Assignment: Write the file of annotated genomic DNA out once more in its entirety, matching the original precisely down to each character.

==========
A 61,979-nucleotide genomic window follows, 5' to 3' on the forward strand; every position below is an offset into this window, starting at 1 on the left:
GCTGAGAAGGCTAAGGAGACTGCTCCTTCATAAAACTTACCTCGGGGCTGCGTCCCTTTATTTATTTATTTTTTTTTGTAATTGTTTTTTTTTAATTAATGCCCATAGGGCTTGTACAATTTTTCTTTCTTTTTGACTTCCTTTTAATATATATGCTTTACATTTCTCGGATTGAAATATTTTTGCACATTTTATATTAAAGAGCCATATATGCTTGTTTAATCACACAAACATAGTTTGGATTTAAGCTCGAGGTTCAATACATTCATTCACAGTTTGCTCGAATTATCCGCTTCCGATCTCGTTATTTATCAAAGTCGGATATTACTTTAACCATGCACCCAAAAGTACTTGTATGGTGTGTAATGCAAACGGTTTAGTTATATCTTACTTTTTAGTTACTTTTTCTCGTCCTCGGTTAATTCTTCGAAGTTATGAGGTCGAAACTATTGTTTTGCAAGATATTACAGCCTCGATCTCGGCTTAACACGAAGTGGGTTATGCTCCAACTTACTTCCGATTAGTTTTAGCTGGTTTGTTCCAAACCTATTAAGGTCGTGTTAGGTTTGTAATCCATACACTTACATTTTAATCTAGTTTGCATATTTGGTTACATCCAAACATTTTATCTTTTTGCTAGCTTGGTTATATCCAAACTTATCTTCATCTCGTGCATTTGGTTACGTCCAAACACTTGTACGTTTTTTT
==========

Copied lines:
A 61,979-nucleotide genomic window follows, 5' to 3' on the forward strand; every position below is an offset into this window, starting at 1 on the left:
GCTGAGAAGGCTAAGGAGACTGCTCCTTCATAAAACTTACCTCGGGGCTGCGTCCCTTTATTTATTTATTTTTTTTTGTAATTGTTTTTTTTTAATTAATGCCCATAGGGCTTGTACAATTTTTCTTTCTTTTTGACTTCCTTTTAATATATATGCTTTACATTTCTCGGATTGAAATATTTTTGCACATTTTATATTAAAGAGCCATATATGCTTGTTTAATCACACAAACATAGTTTGGATTTAAGCTCGAGGTTCAATACATTCATTCACAGTTTGCTCGAATTATCCGCTTCCGATCTCGTTATTTATCAAAGTCGGATATTACTTTAACCATGCACCCAAAAGTACTTGTATGGTGTGTAATGCAAACGGTTTAGTTATATCTTACTTTTTAGTTACTTTTTCTCGTCCTCGGTTAATTCTTCGAAGTTATGAGGTCGAAACTATTGTTTTGCAAGATATTACAGCCTCGATCTCGGCTTAACACGAAGTGGGTTATGCTCCAACTTACTTCCGATTAGTTTTAGCTGGTTTGTTCCAAACCTATTAAGGTCGTGTTAGGTTTGTAATCCATACACTTACATTTTAATCTAGTTTGCATATTTGGTTACATCCAAACATTTTATCTTTTTGCTAGCTTGGTTATATCCAAACTTATCTTCATCTCGTGCATTTGGTTACGTCCAAACACTTGTACGTTTTTTT